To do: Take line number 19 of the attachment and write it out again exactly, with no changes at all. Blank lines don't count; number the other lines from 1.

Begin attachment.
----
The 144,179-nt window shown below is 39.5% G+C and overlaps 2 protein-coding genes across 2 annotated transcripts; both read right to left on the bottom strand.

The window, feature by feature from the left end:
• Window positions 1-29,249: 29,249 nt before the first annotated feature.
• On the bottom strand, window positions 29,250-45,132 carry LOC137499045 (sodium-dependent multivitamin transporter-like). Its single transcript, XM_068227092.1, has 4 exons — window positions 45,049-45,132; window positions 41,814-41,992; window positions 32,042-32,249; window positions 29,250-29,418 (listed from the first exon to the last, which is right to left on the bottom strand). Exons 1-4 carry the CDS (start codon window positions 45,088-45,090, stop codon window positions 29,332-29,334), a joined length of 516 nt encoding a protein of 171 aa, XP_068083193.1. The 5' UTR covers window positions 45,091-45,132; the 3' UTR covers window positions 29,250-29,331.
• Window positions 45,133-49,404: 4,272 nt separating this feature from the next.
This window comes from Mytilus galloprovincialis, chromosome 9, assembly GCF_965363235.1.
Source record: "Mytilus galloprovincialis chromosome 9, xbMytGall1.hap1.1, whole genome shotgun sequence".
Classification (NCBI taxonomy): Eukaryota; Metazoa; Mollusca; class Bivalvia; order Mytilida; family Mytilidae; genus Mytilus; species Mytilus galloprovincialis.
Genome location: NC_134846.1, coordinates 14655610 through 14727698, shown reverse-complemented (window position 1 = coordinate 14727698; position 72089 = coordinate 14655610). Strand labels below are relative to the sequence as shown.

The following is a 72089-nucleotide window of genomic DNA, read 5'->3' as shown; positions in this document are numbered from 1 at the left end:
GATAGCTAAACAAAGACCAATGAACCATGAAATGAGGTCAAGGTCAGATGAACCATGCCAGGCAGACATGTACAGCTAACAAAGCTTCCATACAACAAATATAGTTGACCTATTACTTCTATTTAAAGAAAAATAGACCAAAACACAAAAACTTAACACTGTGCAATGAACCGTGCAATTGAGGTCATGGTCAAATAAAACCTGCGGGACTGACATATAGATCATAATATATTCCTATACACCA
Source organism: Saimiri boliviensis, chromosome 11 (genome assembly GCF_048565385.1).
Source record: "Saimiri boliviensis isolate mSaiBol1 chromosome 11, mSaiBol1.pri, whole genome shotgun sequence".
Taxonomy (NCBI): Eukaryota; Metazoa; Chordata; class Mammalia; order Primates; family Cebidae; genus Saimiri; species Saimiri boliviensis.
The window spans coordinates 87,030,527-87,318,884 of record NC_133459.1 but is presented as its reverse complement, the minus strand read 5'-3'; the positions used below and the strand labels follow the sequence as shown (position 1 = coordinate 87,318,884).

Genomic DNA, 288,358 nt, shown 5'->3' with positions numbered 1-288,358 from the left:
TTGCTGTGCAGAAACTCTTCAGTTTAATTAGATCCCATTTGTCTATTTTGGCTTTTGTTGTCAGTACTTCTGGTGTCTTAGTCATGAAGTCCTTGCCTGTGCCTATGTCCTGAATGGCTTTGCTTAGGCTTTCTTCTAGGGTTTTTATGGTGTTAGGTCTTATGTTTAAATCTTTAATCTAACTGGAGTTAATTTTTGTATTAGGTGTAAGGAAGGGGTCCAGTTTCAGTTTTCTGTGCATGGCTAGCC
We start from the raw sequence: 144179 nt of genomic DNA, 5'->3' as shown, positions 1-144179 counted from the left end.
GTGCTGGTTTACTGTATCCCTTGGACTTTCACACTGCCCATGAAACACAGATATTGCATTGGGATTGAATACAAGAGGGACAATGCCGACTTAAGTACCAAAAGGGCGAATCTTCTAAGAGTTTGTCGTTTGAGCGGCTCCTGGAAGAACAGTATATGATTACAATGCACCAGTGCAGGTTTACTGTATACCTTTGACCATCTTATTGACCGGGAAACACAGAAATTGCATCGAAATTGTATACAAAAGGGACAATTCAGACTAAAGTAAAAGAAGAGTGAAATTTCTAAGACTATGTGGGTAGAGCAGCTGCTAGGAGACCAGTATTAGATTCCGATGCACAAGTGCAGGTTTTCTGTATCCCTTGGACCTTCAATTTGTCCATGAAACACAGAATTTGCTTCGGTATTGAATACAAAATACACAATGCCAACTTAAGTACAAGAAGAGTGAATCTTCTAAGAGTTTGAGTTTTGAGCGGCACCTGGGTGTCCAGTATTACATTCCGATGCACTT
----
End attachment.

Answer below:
GTGCTGGTTTACTGTATCCCTTGGACTTTCACACTGCCCATGAAACACAGATATTGCATTGGGATTGAATACAAGAGGGACAATGCCGACTTAAGTACCAAAAGGGCGAATCTTCTAAGAGTTTGTCGTTTGAGCGGCTCCTGGAAGAACAGTATATGATTACAATGCACCAGTGCAGGTTTACTGTATACCTTTGACCATCTTATTGACCGGGAAACACAGAAATTGCATCGAAATTGTATACAAAAGGGACAATTCAGACTAAAGTAAAAGAAGAGTGAAATTTCTAAGACTATGTGGGTAGAGCAGCTGCTAGGAGACCAGTATTAGATTCCGATGCACAAGTGCAGGTTTTCTGTATCCCTTGGACCTTCAATTTGTCCATGAAACACAGAATTTGCTTCGGTATTGAATACAAAATACACAATGCCAACTTAAGTACAAGAAGAGTGAATCTTCTAAGAGTTTGAGTTTTGAGCGGCACCTGGGTGTCCAGTATTACATTCCGATGCACTT